• I started to record cameras, music players, etc. It got out of hand. Just let it be known that convergence is not as far as I would have thought. A LOT of people carry other devices, and almost everyone who wants to take photos brings dedicated cameras to events they know are gonna happen. Very, very little cameraphone use at school concerts. A few Kindles observed also, but no other readers, no iPads.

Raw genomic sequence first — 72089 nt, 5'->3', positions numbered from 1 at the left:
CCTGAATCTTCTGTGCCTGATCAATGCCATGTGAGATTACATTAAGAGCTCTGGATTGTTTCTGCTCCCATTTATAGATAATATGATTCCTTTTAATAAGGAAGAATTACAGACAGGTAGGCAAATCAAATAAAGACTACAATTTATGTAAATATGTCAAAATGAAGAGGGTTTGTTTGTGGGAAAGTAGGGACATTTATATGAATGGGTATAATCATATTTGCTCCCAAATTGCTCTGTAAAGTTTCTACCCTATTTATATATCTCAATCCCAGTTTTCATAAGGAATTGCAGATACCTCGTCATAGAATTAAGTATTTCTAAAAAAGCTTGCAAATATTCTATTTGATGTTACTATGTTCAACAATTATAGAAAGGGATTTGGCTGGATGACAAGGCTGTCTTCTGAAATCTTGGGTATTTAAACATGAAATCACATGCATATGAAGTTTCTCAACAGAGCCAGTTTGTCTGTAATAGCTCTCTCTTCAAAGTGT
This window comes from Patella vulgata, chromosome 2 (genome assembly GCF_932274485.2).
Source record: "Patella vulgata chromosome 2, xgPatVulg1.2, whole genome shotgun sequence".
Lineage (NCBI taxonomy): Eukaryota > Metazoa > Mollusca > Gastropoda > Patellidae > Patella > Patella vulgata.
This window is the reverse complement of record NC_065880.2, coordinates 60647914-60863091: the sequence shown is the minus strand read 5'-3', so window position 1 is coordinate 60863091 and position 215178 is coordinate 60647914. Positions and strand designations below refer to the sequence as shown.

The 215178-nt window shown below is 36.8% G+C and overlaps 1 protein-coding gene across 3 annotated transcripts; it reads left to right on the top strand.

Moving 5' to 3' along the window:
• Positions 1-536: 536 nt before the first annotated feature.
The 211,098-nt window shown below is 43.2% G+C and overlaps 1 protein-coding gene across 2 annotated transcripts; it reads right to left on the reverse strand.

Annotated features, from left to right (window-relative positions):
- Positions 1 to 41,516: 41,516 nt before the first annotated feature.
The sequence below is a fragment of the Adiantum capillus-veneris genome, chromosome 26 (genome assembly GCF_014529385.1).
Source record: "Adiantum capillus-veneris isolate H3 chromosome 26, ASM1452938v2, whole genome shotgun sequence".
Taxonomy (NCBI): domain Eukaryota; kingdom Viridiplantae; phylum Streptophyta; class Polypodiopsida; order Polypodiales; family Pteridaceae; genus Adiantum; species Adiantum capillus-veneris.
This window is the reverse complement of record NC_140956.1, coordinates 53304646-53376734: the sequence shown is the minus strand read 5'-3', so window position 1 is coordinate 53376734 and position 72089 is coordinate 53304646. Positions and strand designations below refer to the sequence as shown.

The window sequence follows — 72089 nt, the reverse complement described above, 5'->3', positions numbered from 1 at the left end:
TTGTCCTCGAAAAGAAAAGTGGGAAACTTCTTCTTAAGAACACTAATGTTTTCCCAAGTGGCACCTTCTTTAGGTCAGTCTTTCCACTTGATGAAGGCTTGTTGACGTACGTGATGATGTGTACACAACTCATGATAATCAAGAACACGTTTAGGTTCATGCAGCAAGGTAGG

• No demographics. Partly, to make it easy. I was typing these into my phone while doing other things. Partly because I don't have the capability to bother everyone to fill out a survey. I would worry about my own bias therefore, so didn't gather any.
  • Yes, it's local. Kansas City and nearby areas. If you think we're all rubes, blow me. Go ahead and design for your friends in the bay area, and stop reading now.
  • This is only 72 total devices. Take that as you will.